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Olney Friends School in Ohio grows food to grow enrollment

The farm-to-school movement has been gaining ground lately as advocates encourage administrators to bring more local food into school cafeterias. But at Olney Friends School in Barnesville, Ohio, eating locally goes beyond farm-to-school: for this small college-prep boarding school, it's farm-AT-school all...

Q&A with Michele Simon — activist, attorney, badass

It's always fun to talk with someone who has such a sense of purpose that she doesn't feel the need to make nice. Michele Simon is one of those people. Let me be clear: Simon, a public health attorney for the Marin Institute, and author of Appetite for Profit: How the Food Industry Undermines Our Health and...

Life as a give-a-shit-atarian: On loving peas, beets, and Tom Robbins

Self-identification is one of those never-ending challenges that occupy humans. Even highly self-aware people seem to spend a lot of time defending and refining their self-definition. Last week, someone proposed that people who care about climate change be known as "climate hawks." There are the endless...

An artisanal plea from a fed-up foodie

When you find me behind bars, locked up for a fit of lexical rage, please know that it was granola that pushed me over the edge. Not just any granola: "artisan granola." Presumably its makers meant artisanal granola, made in limited quantities using traditional methods, rather than crunchy-buttery-nutty...

I am woman, hear me store: Review of “The Complete Root Cellar Book”

Now that the farming season is winding down along with my energy levels, I find that I’m really grateful that the food preservation method I lean on most for the produce harvested at this time of year is the simple task of root cellaring. Not that I have a root cellar: I keep my living space temperatures on...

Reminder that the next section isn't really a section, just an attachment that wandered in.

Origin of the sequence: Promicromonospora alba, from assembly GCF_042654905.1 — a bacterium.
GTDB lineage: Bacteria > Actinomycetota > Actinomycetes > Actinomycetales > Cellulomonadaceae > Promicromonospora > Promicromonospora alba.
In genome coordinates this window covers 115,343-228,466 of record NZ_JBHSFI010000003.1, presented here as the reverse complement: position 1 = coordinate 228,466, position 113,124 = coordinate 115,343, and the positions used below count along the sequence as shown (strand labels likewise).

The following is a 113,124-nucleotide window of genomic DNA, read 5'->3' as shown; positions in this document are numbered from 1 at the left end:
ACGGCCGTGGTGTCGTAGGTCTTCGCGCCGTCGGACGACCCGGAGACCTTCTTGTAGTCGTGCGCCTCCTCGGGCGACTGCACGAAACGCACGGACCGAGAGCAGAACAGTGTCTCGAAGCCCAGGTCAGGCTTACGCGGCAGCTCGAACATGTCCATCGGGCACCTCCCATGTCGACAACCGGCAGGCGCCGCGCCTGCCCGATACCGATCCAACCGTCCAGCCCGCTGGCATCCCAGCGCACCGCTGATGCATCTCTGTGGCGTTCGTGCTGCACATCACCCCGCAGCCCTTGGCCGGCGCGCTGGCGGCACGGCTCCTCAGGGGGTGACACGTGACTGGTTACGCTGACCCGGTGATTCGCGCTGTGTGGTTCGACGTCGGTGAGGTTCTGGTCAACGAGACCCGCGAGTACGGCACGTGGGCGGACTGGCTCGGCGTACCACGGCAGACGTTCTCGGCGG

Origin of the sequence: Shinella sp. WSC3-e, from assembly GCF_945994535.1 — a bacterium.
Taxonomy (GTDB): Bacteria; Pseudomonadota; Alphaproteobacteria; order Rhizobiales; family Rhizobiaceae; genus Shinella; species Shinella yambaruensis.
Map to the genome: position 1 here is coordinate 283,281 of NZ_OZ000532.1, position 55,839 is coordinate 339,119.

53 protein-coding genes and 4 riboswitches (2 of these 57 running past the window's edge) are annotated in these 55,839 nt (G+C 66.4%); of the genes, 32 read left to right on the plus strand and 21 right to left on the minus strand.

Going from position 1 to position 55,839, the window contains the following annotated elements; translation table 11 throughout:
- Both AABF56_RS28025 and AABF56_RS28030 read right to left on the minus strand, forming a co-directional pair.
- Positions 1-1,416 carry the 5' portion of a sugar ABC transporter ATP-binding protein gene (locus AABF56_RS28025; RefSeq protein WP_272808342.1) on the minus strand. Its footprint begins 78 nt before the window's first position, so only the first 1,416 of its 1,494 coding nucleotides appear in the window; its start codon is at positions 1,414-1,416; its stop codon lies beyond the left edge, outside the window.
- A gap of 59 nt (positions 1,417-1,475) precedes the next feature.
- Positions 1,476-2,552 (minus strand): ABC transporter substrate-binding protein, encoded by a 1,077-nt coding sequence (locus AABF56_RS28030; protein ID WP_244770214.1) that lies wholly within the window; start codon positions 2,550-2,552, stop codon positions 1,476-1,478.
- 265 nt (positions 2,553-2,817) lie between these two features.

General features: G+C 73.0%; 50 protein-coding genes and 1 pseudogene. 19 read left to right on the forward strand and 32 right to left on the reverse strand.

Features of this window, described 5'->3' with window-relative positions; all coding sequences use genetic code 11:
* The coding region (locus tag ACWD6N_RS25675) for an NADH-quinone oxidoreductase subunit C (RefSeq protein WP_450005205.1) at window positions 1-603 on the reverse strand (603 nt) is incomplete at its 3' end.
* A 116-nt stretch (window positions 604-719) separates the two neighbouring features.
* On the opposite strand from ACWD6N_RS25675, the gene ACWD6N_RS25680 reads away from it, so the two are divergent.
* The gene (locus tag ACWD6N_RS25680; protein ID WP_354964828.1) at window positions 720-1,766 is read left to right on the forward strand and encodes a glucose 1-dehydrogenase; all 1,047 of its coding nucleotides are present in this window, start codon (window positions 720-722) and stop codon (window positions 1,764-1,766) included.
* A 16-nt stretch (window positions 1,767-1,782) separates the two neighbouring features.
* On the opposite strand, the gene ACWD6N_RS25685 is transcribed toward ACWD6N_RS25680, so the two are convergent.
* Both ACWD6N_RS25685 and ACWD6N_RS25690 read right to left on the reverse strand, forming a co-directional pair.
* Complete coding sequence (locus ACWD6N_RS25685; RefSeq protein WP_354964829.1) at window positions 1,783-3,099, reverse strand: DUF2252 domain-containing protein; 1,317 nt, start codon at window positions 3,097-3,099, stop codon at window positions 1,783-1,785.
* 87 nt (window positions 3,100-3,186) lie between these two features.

Bean there, done that: A tour of Hodo Soy

Farmers markets are far more than a source of good food from small farmers and a place to build connections among the community. They can also serve as incubators for food businesses, places where new entrepreneurs can try selling prepared foods on a small scale or where experienced market participants can...

One sick chicken

With a few exceptions, the animals on my farm are not pets. My sheep and chickens have jobs to do -- eating grass and bugs, making eggs and meat and babies. If they don't do their job, they don't stay on my farm. That isn't to say that I don't treat them well or care what happens to them. In stark contrast...

Notes from a new farmer: Q&A with Michael Gallagher, Square Roots Farm

In every school, there is a legendary former student -- the one whose academic prowess knew no bounds. "Brilliant," people marvel about this student, even decades later. "That kid was brilliant." (Or, here in New England, you might hear: "Wicked smaaaaaht.") At my daughter's school, that individual is...

Fish tale: Walmart’s sustainable seafood pledge has a long way to go

When big corporations make pledges to improve their sourcing practices, it's important to hold them accountable. After all, it's easy to hold a press conference pledging a new green policy; it's not so easy to fulfill the pledge. This was one of the action points in an article in the journal Oryx that I...

Grow vacancies: Gene Fredericks is thinking inside the city’s big box

They're the bane of urban and suburban areas alike: the vacant, boarded-up K-Marts and Home Depot Expos, squatting like concrete cowpies amidst a landscape of weedy parking lots. But where most people see blight and a waste of space, San Francisco Bay Area entrepreneur Gene Fredericks sees opportunity: to...

Math lessons for Budiansky: Industrial concentration vs. local choice

On Friday, New York Times op-ed contributor Steven Budiansky challenged local food advocates to rethink their math, mainly about food miles. As it happens, I was already doing some food calculations that day -- but not of the sort Budiansky discussed. My numbers included the following: As of Friday, 450...

Neophobia 101: When picky eaters confound Ethicureanish intentions

My four-year old ate a vegetable frittata the other day. Mind you, this hardly ranks among the most staggering of childhood achievements. It's not exactly up there with the 2-year-old who gained admission to Mensa, or the kid who paints like Rembrandt, or the 13-year old best-selling author. But in our...

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